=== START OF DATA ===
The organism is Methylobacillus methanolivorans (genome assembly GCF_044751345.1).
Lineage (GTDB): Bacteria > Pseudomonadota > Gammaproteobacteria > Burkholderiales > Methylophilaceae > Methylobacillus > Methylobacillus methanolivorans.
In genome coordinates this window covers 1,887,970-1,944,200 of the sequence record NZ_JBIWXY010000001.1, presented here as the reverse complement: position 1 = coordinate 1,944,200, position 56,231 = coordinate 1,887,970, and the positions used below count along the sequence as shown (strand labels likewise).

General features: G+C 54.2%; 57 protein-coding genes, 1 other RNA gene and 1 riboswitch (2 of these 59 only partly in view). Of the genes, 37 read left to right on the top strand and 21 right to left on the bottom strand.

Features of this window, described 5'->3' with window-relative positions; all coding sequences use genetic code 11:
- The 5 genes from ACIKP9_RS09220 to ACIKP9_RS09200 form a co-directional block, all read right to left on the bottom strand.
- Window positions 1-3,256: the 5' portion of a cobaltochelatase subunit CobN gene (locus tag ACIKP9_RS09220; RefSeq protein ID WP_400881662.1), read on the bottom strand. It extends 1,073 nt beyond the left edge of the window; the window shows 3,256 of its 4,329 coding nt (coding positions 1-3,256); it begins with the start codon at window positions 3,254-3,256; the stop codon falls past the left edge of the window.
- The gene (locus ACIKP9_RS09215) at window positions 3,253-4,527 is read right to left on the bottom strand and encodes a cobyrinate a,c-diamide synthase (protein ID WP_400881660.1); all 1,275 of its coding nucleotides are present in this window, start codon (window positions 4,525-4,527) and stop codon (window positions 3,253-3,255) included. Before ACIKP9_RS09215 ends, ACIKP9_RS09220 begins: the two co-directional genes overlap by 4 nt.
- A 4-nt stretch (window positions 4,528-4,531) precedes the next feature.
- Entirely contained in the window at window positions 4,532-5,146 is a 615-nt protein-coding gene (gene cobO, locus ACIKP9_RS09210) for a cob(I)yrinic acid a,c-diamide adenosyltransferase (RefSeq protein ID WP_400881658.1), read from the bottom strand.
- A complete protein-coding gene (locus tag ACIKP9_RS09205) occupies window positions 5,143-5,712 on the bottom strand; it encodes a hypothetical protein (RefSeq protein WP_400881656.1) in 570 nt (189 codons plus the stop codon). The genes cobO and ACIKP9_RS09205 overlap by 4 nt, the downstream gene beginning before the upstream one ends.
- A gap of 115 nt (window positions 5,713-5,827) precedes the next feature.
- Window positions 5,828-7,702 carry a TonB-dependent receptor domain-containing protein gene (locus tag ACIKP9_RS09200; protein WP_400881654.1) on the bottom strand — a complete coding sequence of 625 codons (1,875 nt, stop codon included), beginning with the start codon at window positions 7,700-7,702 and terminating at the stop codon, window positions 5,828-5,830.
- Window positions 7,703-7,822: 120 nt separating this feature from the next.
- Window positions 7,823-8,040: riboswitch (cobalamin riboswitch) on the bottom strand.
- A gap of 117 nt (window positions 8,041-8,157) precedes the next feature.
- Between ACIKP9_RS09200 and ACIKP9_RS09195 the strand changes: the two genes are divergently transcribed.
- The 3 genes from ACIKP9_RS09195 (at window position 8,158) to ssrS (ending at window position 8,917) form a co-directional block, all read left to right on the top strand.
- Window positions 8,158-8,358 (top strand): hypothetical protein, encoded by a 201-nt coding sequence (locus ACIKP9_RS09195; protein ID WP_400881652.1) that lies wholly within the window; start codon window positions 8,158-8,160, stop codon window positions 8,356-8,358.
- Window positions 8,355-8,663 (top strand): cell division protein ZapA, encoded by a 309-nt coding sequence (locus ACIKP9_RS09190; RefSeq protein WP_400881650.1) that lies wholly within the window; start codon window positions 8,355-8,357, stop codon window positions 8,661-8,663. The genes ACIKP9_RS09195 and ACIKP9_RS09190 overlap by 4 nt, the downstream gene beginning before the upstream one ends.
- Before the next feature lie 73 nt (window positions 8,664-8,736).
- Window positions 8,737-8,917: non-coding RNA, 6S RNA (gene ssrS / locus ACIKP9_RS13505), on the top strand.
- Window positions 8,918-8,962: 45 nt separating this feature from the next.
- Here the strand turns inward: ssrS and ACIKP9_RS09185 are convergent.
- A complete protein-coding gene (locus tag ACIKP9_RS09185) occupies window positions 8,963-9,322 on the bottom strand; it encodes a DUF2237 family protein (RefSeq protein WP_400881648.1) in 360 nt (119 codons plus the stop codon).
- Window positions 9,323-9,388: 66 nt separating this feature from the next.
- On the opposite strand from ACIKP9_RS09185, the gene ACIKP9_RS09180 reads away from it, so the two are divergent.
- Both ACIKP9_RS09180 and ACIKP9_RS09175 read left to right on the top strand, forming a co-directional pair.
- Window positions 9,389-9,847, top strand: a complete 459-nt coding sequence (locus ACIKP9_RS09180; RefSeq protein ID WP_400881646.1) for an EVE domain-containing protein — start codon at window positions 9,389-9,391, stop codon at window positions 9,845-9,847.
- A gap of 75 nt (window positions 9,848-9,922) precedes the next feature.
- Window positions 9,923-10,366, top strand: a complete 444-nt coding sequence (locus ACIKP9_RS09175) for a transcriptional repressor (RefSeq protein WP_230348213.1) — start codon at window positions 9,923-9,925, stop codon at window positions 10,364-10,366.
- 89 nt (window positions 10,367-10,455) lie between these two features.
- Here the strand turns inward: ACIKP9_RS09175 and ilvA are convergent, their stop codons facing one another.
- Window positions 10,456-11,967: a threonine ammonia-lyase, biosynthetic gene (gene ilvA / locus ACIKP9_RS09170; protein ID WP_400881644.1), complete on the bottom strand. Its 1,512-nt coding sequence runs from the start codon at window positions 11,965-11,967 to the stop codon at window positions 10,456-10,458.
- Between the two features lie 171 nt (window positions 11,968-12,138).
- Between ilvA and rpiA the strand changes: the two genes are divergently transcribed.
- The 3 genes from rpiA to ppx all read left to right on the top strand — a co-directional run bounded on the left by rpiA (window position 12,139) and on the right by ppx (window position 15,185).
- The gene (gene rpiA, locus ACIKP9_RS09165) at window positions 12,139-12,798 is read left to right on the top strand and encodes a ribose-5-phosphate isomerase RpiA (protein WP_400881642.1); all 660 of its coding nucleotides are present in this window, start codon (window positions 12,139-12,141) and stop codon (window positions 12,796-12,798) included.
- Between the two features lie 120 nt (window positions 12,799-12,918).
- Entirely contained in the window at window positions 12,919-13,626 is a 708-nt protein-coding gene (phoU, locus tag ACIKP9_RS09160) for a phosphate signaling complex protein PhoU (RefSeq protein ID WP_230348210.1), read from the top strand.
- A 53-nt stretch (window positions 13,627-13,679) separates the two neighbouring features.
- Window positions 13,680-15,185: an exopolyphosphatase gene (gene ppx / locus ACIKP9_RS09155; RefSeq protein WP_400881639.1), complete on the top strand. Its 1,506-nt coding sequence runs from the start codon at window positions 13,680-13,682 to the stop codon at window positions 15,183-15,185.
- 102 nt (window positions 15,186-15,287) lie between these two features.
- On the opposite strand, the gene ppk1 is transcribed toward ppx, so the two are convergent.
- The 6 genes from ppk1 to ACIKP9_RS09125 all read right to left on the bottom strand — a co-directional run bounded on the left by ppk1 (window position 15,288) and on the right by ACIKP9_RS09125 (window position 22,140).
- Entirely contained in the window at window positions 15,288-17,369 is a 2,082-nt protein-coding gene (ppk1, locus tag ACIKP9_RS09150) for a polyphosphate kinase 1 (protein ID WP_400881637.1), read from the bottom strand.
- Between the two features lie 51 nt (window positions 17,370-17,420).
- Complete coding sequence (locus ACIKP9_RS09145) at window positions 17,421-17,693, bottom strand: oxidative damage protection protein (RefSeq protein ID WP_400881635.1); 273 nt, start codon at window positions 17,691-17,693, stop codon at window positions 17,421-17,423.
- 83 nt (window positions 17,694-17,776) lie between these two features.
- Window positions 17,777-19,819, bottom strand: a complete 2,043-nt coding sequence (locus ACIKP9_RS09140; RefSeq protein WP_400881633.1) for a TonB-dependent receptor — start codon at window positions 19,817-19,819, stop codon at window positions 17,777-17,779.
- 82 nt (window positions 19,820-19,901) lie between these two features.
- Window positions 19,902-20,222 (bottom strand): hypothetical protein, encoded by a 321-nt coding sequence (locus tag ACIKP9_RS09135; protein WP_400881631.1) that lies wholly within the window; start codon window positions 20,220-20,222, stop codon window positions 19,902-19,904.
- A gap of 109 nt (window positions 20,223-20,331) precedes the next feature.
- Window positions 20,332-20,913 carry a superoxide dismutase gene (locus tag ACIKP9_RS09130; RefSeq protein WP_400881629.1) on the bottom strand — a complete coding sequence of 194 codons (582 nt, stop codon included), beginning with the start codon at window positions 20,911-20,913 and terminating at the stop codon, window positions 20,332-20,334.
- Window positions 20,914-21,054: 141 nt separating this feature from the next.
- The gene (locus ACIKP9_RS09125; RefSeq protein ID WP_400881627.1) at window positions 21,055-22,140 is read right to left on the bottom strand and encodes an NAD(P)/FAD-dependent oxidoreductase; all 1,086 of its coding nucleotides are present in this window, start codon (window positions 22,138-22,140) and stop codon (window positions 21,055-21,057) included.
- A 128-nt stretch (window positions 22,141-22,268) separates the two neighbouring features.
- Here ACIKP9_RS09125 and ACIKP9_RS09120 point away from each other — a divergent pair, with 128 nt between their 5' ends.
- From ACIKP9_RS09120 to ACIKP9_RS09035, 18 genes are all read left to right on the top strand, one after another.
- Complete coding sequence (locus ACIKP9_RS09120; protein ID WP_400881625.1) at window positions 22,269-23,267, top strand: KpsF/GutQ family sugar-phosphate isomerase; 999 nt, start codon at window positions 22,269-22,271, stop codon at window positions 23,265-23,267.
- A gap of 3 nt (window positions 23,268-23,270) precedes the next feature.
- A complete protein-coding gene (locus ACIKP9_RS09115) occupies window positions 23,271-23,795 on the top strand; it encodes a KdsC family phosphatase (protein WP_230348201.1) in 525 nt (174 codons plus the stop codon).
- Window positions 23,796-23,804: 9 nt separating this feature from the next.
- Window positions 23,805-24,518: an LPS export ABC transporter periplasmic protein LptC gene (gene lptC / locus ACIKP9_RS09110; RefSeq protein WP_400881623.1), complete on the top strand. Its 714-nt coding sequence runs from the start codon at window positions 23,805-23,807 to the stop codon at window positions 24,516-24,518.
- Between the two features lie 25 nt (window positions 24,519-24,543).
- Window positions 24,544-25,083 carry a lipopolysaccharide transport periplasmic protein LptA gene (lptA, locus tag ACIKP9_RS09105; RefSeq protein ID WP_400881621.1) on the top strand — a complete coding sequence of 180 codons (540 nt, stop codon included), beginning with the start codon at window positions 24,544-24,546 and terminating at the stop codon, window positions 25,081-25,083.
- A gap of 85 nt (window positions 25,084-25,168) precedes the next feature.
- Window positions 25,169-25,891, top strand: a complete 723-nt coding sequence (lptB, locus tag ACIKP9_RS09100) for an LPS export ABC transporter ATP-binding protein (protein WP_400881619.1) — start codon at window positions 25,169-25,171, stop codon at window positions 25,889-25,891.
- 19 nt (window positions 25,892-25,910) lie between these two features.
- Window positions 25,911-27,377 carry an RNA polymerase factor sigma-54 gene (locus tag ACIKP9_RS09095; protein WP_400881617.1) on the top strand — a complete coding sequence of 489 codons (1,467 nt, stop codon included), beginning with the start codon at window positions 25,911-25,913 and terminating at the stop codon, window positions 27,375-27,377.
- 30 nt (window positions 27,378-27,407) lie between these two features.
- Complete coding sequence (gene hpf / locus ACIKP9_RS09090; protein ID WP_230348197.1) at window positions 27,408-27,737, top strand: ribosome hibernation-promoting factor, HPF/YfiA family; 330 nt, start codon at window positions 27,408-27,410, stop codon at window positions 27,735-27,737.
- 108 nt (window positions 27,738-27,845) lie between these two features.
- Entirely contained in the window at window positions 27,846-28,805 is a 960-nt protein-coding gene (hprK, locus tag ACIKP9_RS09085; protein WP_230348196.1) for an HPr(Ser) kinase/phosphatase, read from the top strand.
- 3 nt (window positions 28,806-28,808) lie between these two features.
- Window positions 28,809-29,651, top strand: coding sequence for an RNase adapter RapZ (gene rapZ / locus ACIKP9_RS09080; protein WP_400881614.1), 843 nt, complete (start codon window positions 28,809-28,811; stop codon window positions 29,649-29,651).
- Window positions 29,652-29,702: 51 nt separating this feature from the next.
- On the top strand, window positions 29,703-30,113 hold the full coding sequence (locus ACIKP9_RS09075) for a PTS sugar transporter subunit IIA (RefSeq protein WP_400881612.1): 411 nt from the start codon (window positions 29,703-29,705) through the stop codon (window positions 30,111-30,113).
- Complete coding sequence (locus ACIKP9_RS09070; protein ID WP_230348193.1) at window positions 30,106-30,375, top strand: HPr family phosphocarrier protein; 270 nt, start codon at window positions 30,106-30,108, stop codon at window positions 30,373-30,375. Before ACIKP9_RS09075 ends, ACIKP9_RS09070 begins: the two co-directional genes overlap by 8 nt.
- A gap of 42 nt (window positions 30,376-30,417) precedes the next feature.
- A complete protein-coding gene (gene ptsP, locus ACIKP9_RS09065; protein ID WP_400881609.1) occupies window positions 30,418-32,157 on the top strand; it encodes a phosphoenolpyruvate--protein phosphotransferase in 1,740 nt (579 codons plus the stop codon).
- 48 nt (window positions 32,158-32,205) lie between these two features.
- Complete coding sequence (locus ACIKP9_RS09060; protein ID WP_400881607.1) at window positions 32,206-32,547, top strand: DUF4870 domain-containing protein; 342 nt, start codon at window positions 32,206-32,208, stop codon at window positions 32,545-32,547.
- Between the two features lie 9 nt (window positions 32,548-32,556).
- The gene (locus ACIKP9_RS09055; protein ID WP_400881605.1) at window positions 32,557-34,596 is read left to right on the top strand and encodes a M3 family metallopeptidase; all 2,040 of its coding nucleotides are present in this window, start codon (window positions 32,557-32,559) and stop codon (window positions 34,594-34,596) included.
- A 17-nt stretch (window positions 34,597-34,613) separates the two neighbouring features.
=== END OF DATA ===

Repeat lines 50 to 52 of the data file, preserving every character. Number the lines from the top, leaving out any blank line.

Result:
- Window positions 17,777-19,819, bottom strand: a complete 2,043-nt coding sequence (locus ACIKP9_RS09140; RefSeq protein WP_400881633.1) for a TonB-dependent receptor — start codon at window positions 19,817-19,819, stop codon at window positions 17,777-17,779.
- 82 nt (window positions 19,820-19,901) lie between these two features.
- Window positions 19,902-20,222 (bottom strand): hypothetical protein, encoded by a 321-nt coding sequence (locus tag ACIKP9_RS09135; protein WP_400881631.1) that lies wholly within the window; start codon window positions 20,220-20,222, stop codon window positions 19,902-19,904.